standarts should be royalty and thus patent free

Dear w3c.

It's come to my attention that you intend to allow your standards
to include patents. Standarts and patents do not go well in hand,
just look at all the trouble with SD-ram and rambus. Lots of time
and resources waisted on lawsuits, instead of creating technology.

You even allow your standarts to be "deceived" the same way rambus
"deceived" the SD-ram standard devellopment. See.
who makes a writeup of your own information.
"Back-door RAND

If an Advisory Committee Representative to the W3C (each member organisation of the W3C has an ACR) fails to respond to requests for

patent disclosures by default "they will commit their Member company to

license all Essential Claims needed to implement W3C recommendations on

at least RAND terms. This is true whether any personnel from the Member

company participates in a WG or not."

This means oversight, negligence or perhaps deception is rewarded by

requiring the commitment to a RAND license rather than a royalty-free


This doesnt sound good, it does indeed allow "Rambus software inc" 
to trick the other members of w3c, just like rambus the memorymaker
did with the other memory makers, during the SD-ram standard 

Your rules also disallow any different patent royalty payment,
meaning that open source software, which has no money, and is
non-profit implementations can NOT implement your standards.
What a loss. The currently most used websoftware is apache,
which is an open source webserver. See
Apache currently has just over 60% of the webserver market. This
is just possible because Apache is a royalty free product. Because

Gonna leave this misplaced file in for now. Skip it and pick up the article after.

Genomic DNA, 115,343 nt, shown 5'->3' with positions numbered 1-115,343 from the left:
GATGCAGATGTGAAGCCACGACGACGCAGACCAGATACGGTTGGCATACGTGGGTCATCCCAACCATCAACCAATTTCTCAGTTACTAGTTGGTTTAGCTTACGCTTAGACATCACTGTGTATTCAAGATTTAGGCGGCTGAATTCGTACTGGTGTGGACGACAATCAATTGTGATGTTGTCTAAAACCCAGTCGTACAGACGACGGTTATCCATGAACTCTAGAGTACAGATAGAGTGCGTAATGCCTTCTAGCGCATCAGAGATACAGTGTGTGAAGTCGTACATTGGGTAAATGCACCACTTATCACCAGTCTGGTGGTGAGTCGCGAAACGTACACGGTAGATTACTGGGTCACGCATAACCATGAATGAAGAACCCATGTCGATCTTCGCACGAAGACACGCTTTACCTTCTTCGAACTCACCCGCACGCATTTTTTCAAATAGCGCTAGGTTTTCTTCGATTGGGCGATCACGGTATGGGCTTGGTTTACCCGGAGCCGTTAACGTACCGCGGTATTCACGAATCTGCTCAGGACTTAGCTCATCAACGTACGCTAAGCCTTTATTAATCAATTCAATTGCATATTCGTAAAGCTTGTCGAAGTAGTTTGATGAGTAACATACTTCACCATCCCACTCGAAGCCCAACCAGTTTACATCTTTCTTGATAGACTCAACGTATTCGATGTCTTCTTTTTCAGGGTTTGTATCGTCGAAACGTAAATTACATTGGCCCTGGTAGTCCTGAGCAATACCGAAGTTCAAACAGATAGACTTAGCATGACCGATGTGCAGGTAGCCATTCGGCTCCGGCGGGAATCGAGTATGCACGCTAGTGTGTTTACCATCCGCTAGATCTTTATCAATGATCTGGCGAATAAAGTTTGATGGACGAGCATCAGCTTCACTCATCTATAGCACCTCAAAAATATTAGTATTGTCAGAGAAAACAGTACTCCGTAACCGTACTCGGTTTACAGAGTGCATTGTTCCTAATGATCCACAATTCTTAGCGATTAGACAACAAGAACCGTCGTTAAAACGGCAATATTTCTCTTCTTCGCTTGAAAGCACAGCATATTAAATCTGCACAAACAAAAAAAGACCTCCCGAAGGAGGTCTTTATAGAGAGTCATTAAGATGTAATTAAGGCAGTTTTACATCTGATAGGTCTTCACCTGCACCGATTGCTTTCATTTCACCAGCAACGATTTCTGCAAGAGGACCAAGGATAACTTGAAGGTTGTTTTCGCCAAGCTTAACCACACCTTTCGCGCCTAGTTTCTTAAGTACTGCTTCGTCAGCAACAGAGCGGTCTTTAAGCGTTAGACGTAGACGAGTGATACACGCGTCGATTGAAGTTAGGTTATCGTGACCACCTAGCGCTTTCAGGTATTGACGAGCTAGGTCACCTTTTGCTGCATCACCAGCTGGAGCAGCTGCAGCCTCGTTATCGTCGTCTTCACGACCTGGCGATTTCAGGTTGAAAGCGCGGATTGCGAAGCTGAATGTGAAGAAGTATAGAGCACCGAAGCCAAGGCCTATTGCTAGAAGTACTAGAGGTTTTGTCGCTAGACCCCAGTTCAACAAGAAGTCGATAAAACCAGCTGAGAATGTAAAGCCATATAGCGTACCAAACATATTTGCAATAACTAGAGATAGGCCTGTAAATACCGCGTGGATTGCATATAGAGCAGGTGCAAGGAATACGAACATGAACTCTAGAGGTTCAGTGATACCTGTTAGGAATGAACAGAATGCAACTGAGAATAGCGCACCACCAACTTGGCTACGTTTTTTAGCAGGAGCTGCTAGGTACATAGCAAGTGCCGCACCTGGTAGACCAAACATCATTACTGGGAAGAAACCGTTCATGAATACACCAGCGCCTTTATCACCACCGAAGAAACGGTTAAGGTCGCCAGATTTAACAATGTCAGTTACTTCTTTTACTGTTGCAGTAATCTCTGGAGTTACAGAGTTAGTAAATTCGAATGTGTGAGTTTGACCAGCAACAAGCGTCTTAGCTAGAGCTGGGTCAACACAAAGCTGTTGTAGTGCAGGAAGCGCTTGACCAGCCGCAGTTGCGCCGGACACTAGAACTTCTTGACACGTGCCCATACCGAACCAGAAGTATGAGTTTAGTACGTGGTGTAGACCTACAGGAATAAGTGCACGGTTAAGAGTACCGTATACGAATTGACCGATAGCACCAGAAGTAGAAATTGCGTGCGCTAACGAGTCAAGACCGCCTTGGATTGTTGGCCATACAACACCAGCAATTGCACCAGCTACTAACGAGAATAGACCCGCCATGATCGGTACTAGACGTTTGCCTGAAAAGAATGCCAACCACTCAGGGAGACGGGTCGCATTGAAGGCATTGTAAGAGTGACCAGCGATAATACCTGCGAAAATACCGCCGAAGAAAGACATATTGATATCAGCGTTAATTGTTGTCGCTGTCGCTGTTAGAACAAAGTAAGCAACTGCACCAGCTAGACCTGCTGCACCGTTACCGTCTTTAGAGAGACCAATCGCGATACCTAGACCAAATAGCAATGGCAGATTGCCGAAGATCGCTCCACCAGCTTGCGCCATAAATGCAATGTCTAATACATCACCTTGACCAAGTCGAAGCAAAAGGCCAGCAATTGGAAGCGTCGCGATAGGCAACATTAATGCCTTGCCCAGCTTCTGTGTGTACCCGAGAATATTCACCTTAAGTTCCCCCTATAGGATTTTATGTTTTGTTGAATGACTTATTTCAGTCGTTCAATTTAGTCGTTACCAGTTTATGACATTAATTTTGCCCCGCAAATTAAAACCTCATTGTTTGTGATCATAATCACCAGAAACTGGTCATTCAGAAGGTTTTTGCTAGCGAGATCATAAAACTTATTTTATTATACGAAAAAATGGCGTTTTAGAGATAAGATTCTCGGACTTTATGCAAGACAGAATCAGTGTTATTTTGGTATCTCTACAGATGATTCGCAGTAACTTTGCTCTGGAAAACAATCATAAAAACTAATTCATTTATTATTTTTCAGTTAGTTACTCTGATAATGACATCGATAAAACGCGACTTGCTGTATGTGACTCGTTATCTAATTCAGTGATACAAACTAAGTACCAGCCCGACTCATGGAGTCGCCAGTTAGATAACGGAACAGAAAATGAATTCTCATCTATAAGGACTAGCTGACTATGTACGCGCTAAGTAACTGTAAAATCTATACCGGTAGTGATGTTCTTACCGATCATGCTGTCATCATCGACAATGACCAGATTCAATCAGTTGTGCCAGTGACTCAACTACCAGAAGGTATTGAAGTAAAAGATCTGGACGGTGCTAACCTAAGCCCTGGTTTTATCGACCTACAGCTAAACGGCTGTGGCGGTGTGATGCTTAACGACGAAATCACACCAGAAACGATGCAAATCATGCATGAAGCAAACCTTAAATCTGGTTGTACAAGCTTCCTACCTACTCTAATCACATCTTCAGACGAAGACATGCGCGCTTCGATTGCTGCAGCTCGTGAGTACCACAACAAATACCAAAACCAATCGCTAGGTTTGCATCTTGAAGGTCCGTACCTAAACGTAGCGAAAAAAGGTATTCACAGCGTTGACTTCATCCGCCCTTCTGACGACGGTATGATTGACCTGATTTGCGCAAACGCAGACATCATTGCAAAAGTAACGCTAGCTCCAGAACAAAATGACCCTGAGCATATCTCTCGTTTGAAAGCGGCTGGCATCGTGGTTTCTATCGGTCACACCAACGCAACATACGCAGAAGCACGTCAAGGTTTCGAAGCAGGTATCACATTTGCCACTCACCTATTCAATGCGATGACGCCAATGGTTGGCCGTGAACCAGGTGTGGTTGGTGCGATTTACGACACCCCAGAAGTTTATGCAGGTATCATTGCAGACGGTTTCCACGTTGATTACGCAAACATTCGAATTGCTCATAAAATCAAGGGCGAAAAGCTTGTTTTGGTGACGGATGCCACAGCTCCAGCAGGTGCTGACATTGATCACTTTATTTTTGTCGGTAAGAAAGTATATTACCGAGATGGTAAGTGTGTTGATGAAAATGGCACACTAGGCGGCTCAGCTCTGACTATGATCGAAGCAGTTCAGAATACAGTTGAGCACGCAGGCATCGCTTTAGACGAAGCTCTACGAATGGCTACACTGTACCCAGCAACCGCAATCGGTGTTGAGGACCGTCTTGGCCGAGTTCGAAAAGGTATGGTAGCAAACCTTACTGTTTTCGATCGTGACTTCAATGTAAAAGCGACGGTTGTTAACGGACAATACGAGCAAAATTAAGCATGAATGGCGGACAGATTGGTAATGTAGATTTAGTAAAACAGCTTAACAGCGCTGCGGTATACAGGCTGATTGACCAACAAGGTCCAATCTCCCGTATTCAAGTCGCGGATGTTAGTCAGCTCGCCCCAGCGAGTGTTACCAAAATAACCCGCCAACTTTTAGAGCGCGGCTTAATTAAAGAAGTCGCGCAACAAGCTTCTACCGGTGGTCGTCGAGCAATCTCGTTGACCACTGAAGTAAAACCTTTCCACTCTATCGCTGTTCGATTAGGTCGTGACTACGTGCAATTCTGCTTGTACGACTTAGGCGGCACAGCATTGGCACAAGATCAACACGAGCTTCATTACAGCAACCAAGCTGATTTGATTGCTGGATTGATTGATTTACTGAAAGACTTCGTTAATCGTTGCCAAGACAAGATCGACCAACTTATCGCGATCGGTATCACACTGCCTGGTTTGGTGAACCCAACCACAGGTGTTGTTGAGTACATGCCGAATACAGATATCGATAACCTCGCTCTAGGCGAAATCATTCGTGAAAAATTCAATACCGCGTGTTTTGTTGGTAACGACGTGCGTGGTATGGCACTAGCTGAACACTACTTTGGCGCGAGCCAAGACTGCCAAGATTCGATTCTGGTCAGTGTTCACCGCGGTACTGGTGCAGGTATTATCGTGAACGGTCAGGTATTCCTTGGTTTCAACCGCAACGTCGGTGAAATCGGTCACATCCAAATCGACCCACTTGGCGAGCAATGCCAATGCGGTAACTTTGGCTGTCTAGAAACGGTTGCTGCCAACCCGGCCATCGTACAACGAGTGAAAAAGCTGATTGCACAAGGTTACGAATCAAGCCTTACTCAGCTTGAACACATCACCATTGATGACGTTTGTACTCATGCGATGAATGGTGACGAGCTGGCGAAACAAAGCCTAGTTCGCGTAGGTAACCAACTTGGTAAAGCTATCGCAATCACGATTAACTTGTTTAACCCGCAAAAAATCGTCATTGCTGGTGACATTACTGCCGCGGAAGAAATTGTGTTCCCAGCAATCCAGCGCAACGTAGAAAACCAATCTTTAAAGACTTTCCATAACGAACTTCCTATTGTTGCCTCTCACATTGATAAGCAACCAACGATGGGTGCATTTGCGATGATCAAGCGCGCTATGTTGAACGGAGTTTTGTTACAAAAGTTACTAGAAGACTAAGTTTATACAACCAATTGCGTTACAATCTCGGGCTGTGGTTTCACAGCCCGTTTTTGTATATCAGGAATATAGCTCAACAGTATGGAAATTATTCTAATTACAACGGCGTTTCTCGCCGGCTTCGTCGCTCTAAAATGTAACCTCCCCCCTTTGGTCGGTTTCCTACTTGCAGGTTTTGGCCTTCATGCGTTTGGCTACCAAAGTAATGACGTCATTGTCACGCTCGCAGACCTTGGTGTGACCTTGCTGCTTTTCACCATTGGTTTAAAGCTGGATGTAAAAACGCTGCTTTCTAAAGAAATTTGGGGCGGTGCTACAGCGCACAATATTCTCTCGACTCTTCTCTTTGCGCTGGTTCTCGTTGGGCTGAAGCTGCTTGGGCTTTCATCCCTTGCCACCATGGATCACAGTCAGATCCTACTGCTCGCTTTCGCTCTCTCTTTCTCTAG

it is royalty free, the barrier to publish content at the internet
is decreased. Rather than paying for expensive microsoft licenses
to run a webserver, which recent history has shown to be insecure,
they can take an apache webserver, and run it ontop of linux, bsd,
or various other platforms of their choice. If apache wasnt able to
implement a royalty free webserver, microsoft would properly have
a much larger userbase than they do now (see netcraft) and the 
recent viruses would have had an even greater impact.

Not all countries in the world allow software patents. The
internet and thus the web, is an international thing, and not a
local country matter. Almost every corner of the world is able to
or already on the internet. Even if they live in a software patent
free country and thus they can freely implement one of your 
standards, though they are patented, they cant put it on the
internet, because it is also reachable from contries allowing
software patents, and thus they can be sued for royalties just
by using a standard. Standards should be for the public benefit,
for generating improvement and devellopment for the people of the
world, and not to secure one or more induviduals wealth. They are
free to do so by selling a product that follows your standard, or
by trying to make their product a defacto standard by getting
people to use it anyway.

Your change to allow one company to be the SOLE implementor of
your standard. Imagian that this company gives away, or bundles
this product with their other product, but still requires other
implementations to pay (heavy ??) royalties. Noone else wants
to implement the product, because they cant make money doing so
and how can they compete with this other company giving away
their product, or bundling it with another popular product ??
(can you say microsoft windows, and Internet Information Server ??)
Futher more, not even the open source community can devellop
a free, as in speech, or beer, product to compete with this.
Thus we have a monopoly, which has 100% of the market, because
it is your standard, which can be used to get a further monopoly
in other markets, or increase reveny, because of the only 
implementation is given away for free, but the platform needed
to run it costs an arm and a leg.

Standards are good, but only as long as they mean everyone are
free to implement and use them. Keep standards royalty and
patent free.

Jon Bendtsen


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Received on Sunday, 30 September 2001 07:36:58 UTC